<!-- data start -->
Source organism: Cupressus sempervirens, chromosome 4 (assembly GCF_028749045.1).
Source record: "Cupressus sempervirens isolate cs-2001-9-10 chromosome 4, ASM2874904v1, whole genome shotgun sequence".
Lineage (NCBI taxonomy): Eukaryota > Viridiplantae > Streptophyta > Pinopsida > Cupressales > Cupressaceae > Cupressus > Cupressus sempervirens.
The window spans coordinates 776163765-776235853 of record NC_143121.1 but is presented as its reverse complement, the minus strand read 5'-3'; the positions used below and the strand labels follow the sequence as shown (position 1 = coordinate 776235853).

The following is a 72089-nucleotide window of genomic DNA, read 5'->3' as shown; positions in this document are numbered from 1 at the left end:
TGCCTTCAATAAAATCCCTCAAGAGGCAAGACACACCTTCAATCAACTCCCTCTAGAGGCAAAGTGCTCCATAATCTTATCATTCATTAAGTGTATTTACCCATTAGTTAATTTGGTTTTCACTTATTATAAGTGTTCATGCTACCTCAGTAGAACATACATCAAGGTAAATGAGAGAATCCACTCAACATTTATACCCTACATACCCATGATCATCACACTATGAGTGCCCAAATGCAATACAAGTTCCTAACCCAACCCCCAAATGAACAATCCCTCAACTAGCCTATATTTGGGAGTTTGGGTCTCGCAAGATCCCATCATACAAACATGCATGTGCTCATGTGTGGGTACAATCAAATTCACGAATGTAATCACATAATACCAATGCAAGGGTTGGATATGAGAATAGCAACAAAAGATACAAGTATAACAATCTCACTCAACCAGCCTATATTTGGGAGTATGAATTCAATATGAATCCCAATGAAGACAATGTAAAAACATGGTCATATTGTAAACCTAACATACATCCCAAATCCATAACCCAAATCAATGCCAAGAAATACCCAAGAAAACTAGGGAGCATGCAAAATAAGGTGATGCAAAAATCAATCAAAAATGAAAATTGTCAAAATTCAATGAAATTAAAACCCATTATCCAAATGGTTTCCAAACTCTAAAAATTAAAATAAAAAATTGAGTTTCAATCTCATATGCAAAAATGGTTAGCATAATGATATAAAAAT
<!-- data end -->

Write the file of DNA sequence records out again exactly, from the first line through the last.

Source organism: Cupressus sempervirens, chromosome 4 (assembly GCF_028749045.1).
Source record: "Cupressus sempervirens isolate cs-2001-9-10 chromosome 4, ASM2874904v1, whole genome shotgun sequence".
Lineage (NCBI taxonomy): Eukaryota > Viridiplantae > Streptophyta > Pinopsida > Cupressales > Cupressaceae > Cupressus > Cupressus sempervirens.
The window spans coordinates 776163765-776235853 of record NC_143121.1 but is presented as its reverse complement, the minus strand read 5'-3'; the positions used below and the strand labels follow the sequence as shown (position 1 = coordinate 776235853).

The following is a 72089-nucleotide window of genomic DNA, read 5'->3' as shown; positions in this document are numbered from 1 at the left end:
TGCCTTCAATAAAATCCCTCAAGAGGCAAGACACACCTTCAATCAACTCCCTCTAGAGGCAAAGTGCTCCATAATCTTATCATTCATTAAGTGTATTTACCCATTAGTTAATTTGGTTTTCACTTATTATAAGTGTTCATGCTACCTCAGTAGAACATACATCAAGGTAAATGAGAGAATCCACTCAACATTTATACCCTACATACCCATGATCATCACACTATGAGTGCCCAAATGCAATACAAGTTCCTAACCCAACCCCCAAATGAACAATCCCTCAACTAGCCTATATTTGGGAGTTTGGGTCTCGCAAGATCCCATCATACAAACATGCATGTGCTCATGTGTGGGTACAATCAAATTCACGAATGTAATCACATAATACCAATGCAAGGGTTGGATATGAGAATAGCAACAAAAGATACAAGTATAACAATCTCACTCAACCAGCCTATATTTGGGAGTATGAATTCAATATGAATCCCAATGAAGACAATGTAAAAACATGGTCATATTGTAAACCTAACATACATCCCAAATCCATAACCCAAATCAATGCCAAGAAATACCCAAGAAAACTAGGGAGCATGCAAAATAAGGTGATGCAAAAATCAATCAAAAATGAAAATTGTCAAAATTCAATGAAATTAAAACCCATTATCCAAATGGTTTCCAAACTCTAAAAATTAAAATAAAAAATTGAGTTTCAATCTCATATGCAAAAATGGTTAGCATAATGATATAAAAAT